You’re going to buy it Anyway
Eventually the one-third of adults that don’t own life insurance will become part of the two-thirds who do, and they will buy it for the same reasons – for love, for duty to family, for all of the practical purposes. The problem many adults encounter is that, when they really do need to own life insurance, they may have trouble getting it. As discussed in the “Health is Fickle” segment above, adults can slow down the onset of age-related maladies; however, they can’t always stop them. And, if there is any family history of heart disease, hypertension, high cholesterol, cancer, or other genetic propensity for disease, it will catch up to many adults at some point. Plus, it is important to note that life insurers do consider family health history in their underwriting. Adults with a negative family health history stand a much better chance of getting a favorable rate if they apply for insurance when they are still young and healthy.
When one thinks of a college graduation gift the things that come to mind is a new car, an overseas trip, a cash bonus, or maybe a new set of clothes for the job interview circuit. Whole life insurance doesn’t usually make it on most people’s list, however, it could just be the best gift college grads could receive. Why? Well, first off, it is probably safe to say that it is something they wouldn’t buy for themselves. But, more importantly, it is the type of gift that embodies the significance of the transition they are about to make into a life of responsibility and purpose. And, though they may not fully realize at the time, in just ten or fifteen years, when they recognize the importance of life insurance as a foundation in their financial lives, they will be forever grateful its beginnings were formed when they were very young and very healthy.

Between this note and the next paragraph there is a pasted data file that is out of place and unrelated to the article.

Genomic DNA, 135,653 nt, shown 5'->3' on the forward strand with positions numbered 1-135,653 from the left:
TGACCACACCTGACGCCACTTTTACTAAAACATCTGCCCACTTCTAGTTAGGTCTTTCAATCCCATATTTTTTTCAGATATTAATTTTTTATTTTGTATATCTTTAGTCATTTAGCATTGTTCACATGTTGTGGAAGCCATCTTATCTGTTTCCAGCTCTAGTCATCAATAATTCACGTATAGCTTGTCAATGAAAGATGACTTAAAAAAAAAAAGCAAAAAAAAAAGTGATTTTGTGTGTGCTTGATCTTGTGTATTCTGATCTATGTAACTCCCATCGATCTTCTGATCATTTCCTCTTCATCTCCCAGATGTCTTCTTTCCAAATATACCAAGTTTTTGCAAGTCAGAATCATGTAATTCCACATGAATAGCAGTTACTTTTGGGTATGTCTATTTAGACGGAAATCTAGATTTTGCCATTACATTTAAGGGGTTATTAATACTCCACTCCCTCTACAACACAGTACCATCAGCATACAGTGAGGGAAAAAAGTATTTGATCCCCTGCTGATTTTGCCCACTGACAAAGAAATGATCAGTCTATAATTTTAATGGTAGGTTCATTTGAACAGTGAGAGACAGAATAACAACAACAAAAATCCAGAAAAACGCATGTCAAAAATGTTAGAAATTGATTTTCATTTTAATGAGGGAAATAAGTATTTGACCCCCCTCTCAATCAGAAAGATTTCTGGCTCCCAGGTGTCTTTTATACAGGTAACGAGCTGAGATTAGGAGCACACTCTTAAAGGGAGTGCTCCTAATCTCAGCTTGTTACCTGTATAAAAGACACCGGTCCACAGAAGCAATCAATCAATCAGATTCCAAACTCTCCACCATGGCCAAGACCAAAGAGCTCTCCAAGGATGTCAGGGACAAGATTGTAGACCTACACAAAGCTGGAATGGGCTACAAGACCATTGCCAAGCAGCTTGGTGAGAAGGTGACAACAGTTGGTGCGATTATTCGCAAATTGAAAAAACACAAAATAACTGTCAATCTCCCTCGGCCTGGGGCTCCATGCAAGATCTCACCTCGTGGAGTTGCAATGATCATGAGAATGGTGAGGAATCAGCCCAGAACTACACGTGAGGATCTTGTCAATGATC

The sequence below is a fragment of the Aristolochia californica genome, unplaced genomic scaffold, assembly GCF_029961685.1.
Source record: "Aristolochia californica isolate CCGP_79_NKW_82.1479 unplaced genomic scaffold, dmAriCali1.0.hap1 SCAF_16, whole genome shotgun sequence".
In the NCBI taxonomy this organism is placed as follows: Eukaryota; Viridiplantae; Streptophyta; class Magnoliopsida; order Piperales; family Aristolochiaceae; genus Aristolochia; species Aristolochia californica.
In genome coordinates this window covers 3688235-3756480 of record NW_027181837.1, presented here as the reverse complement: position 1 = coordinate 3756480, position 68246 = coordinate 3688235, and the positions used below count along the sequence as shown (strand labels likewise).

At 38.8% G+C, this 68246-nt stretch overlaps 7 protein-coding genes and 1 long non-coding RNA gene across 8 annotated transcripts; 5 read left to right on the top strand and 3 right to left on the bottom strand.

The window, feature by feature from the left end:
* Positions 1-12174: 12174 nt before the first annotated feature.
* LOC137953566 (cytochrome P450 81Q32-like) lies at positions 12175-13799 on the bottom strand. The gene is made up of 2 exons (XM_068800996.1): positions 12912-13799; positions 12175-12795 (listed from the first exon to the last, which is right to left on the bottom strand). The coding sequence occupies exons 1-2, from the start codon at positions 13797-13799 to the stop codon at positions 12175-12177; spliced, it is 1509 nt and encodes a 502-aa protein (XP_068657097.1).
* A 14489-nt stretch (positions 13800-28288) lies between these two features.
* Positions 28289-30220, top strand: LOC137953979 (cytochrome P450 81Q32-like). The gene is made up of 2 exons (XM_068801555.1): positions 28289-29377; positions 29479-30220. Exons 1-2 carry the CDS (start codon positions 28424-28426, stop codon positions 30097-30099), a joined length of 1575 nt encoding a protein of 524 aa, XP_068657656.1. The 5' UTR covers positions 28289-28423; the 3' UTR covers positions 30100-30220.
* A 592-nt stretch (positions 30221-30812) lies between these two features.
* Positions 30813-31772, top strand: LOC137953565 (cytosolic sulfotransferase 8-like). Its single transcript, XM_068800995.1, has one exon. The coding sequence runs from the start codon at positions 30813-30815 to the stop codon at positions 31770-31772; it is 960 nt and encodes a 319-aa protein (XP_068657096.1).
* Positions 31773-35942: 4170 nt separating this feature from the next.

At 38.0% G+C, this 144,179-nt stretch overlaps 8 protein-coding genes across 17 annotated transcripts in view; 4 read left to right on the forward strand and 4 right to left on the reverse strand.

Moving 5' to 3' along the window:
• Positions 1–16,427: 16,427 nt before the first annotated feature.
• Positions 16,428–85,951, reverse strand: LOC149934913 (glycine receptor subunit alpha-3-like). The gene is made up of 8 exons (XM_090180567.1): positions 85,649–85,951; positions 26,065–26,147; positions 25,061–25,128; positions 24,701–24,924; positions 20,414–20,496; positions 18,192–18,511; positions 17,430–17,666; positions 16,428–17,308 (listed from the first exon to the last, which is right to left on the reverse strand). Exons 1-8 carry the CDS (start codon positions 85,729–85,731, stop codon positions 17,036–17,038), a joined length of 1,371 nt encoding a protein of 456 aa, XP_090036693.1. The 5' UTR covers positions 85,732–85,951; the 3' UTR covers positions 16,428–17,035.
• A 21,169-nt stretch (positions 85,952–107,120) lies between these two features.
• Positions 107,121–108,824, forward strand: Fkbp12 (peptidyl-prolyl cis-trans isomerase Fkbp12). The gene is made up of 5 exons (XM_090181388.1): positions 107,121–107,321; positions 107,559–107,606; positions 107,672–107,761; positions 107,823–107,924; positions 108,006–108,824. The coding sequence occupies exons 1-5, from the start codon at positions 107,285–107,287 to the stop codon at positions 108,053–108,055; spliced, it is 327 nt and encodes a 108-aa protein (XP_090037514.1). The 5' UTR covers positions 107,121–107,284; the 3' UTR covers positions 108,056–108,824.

There are those who might question the wisdom of purchasing life insurance for children, though most planners would agree that families should have some financial protection in the event of the unthinkable. For that purpose, a small policy to cover final expenses usually suffices. In most cases, these policies are transferred to the child when they are old enough to continue making the small premium payments on their own. At issue is whether you should, instead, buy a larger policy with the intent of gifting it to your child when he or she is ready to accept responsibility for it.
How Your College Grad Benefits from a Whole Life Insurance Plan
• It will provide them with permanent lifetime coverage for an extremely low premium.
• The premium is locked in for life at the lowest possible rate based on their young age and excellent health.
• They will begin to learn, early on, the role that responsibility plays in real life.
• It will convey upon them the importance of structured, long term savings.
Why Whole Life?